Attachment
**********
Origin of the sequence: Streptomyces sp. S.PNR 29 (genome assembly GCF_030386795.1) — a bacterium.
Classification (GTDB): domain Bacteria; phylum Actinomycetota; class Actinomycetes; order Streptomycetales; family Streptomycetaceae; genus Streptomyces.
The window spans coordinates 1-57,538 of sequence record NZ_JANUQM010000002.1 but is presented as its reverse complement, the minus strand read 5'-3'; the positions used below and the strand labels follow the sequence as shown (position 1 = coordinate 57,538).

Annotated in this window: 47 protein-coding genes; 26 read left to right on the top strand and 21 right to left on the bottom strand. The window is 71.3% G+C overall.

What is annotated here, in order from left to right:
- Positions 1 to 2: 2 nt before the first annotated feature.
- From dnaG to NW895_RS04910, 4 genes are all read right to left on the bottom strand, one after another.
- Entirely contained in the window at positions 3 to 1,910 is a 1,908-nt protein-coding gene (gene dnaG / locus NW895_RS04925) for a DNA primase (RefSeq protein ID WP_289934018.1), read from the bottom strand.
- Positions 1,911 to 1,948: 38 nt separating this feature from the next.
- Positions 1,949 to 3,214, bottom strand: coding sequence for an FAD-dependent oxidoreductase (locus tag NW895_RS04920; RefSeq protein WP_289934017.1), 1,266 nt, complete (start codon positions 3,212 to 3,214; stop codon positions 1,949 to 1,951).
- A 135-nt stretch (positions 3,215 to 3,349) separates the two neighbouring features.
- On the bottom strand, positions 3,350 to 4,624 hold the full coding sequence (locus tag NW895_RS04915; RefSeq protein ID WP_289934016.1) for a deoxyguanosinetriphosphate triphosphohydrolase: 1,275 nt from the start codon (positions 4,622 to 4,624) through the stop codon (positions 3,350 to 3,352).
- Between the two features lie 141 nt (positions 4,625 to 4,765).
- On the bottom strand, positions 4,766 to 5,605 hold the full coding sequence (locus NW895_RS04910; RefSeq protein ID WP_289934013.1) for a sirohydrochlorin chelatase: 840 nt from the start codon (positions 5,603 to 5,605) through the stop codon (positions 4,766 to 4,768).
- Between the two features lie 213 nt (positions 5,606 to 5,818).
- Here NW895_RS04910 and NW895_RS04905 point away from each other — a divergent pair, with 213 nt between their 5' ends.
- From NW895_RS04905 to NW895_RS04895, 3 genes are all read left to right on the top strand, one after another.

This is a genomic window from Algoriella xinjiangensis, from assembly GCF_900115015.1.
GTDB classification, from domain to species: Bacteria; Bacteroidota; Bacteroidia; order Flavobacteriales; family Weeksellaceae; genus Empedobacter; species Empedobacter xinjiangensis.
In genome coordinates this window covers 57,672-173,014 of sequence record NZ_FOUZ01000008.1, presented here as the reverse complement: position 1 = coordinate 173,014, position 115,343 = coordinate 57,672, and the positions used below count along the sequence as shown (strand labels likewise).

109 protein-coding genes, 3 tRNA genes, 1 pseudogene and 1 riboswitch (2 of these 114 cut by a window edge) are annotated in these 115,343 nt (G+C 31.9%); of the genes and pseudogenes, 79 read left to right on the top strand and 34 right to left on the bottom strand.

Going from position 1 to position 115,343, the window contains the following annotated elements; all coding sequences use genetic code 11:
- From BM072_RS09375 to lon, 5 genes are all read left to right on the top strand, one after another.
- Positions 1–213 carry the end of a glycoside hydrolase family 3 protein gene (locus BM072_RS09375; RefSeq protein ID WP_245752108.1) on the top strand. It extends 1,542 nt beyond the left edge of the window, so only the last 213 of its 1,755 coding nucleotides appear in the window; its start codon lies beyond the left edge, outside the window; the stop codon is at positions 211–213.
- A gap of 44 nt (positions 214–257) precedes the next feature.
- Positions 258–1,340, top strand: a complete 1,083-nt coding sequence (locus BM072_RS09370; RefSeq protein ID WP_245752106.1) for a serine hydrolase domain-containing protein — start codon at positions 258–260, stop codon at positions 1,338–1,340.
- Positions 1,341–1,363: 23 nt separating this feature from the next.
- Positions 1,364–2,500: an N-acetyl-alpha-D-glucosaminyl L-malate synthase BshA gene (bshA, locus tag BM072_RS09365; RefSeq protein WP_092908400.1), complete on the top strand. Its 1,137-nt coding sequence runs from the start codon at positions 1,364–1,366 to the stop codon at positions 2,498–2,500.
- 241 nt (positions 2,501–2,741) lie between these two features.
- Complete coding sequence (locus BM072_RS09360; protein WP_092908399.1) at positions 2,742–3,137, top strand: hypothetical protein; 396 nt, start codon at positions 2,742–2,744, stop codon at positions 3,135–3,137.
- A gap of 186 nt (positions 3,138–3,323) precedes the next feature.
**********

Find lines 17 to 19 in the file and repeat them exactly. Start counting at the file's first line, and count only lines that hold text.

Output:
- From NW895_RS04905 to NW895_RS04895, 3 genes are all read left to right on the top strand, one after another.

This is a genomic window from Algoriella xinjiangensis, from assembly GCF_900115015.1.
GTDB classification, from domain to species: Bacteria; Bacteroidota; Bacteroidia; order Flavobacteriales; family Weeksellaceae; genus Empedobacter; species Empedobacter xinjiangensis.